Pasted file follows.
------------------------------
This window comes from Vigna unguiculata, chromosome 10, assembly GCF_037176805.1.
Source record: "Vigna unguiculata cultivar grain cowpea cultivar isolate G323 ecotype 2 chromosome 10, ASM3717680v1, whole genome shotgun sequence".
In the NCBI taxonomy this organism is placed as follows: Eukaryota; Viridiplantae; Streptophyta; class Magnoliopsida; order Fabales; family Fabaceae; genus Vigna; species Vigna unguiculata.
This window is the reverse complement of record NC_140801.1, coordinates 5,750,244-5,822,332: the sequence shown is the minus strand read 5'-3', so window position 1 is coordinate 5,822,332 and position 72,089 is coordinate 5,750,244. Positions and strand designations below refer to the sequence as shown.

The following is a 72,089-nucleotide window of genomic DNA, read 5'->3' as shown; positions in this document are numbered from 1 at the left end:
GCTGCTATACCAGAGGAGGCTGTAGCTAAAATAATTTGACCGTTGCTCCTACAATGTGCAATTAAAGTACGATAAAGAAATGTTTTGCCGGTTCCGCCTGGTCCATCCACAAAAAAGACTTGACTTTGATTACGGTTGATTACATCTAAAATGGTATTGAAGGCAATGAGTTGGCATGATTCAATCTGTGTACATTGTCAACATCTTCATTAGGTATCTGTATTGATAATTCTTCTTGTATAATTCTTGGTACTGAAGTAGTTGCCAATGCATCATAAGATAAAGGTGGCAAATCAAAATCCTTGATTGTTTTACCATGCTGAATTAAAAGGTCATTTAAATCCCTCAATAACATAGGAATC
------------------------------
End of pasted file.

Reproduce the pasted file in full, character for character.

This window comes from Vigna unguiculata, chromosome 10, assembly GCF_037176805.1.
Source record: "Vigna unguiculata cultivar grain cowpea cultivar isolate G323 ecotype 2 chromosome 10, ASM3717680v1, whole genome shotgun sequence".
In the NCBI taxonomy this organism is placed as follows: Eukaryota; Viridiplantae; Streptophyta; class Magnoliopsida; order Fabales; family Fabaceae; genus Vigna; species Vigna unguiculata.
This window is the reverse complement of record NC_140801.1, coordinates 5,750,244-5,822,332: the sequence shown is the minus strand read 5'-3', so window position 1 is coordinate 5,822,332 and position 72,089 is coordinate 5,750,244. Positions and strand designations below refer to the sequence as shown.

The following is a 72,089-nucleotide window of genomic DNA, read 5'->3' as shown; positions in this document are numbered from 1 at the left end:
GCTGCTATACCAGAGGAGGCTGTAGCTAAAATAATTTGACCGTTGCTCCTACAATGTGCAATTAAAGTACGATAAAGAAATGTTTTGCCGGTTCCGCCTGGTCCATCCACAAAAAAGACTTGACTTTGATTACGGTTGATTACATCTAAAATGGTATTGAAGGCAATGAGTTGGCATGATTCAATCTGTGTACATTGTCAACATCTTCATTAGGTATCTGTATTGATAATTCTTCTTGTATAATTCTTGGTACTGAAGTAGTTGCCAATGCATCATAAGATAAAGGTGGCAAATCAAAATCCTTGATTGTTTTACCATGCTGAATTAAAAGGTCATTTAAATCCCTCAATAACATAGGAATC